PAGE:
LITTLE ROCK, Ark. (AP) — The Satanic Temple temporarily placed a bronze statue of a goat-headed, winged creature called Baphomet at the Arkansas State Capitol during a rally to call for the removal of a Ten Commandments monument already mounted on Capitol grounds.
About 150 Satanists, atheists and Christians attended the First Amendment rally Thursday. The Satanic Temple says the Ten Commandments monument violates constitutional freedom of religion rights and that the installation of their 7 ½-foot-tall (2.3-meter-tall) statue showing the 14th century idol seated and accompanied by smiling children would demonstrate religious tolerance.
“If you’re going to have one religious monument up then it should be open to others, and if you don’t agree with that then let’s just not have any at all,” said Satanic Arkansas cofounder Ivy Forrester, a rally organizer.
The statue of Baphomet can’t be installed under a 2017 state law that requires legislative sponsorship for consideration of any monument. The Satanist group removed the statue later Thursday.
Most Read Nation & World Stories
The Ten Commandments monument at the Arkansas Capitol was sponsored by Republican Sen. Jason Rapert and installed quietly in 2017. Less than 24 hours after its installation, a man drove his car into the monument, smashing it to pieces . The same man also destroyed a Ten Commandments monument outside Oklahoma’s state Capitol.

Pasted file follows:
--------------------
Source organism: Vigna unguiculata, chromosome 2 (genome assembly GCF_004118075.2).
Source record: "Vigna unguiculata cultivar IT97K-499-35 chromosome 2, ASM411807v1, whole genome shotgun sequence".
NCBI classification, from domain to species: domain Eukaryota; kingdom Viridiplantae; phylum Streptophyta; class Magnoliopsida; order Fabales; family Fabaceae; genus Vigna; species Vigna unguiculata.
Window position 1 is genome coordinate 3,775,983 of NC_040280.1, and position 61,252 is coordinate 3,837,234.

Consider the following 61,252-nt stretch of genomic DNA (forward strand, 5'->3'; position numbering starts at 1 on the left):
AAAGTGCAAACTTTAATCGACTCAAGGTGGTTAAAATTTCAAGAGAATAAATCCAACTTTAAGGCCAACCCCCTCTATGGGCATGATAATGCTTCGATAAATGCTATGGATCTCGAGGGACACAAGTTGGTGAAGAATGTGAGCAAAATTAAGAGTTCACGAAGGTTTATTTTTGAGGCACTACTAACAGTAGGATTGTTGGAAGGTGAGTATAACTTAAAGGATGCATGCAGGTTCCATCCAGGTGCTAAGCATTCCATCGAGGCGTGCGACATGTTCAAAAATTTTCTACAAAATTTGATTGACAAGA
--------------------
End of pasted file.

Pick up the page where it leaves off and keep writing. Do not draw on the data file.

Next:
The Satanic Temple ended its campaign to install Baphomet there, after Oklahoma’s Supreme Court ruled the Ten Commandments monument was unconstitutional and it was taken down.
Rapert said in an online statement that he respects the protesters’ First Amendment rights, but also called them “extremists” and said “it will be a very cold day in hell before an offensive statue will be forced upon us to be permanently erected on the grounds of the Arkansas State Capitol.”
There was a significant police presence at the peaceful rally. A small group of counter-protesters holding signs with Bible verses stood quietly nearby, occasionally singing Christian songs.
One speaker — a Christian minister — was interrupted by a yelling counter-protester, but police escorted the man who was holding a large wooden stick away from the stage.
The Satanic Temple wants to join a religious discrimination lawsuit against Arkansas brought by the American Civil Liberties Union. A judge has to yet rule on whether the Satanists can join the case.
Follow Hannah Grabenstein on Twitter at www.twitter.com/hgrabenstein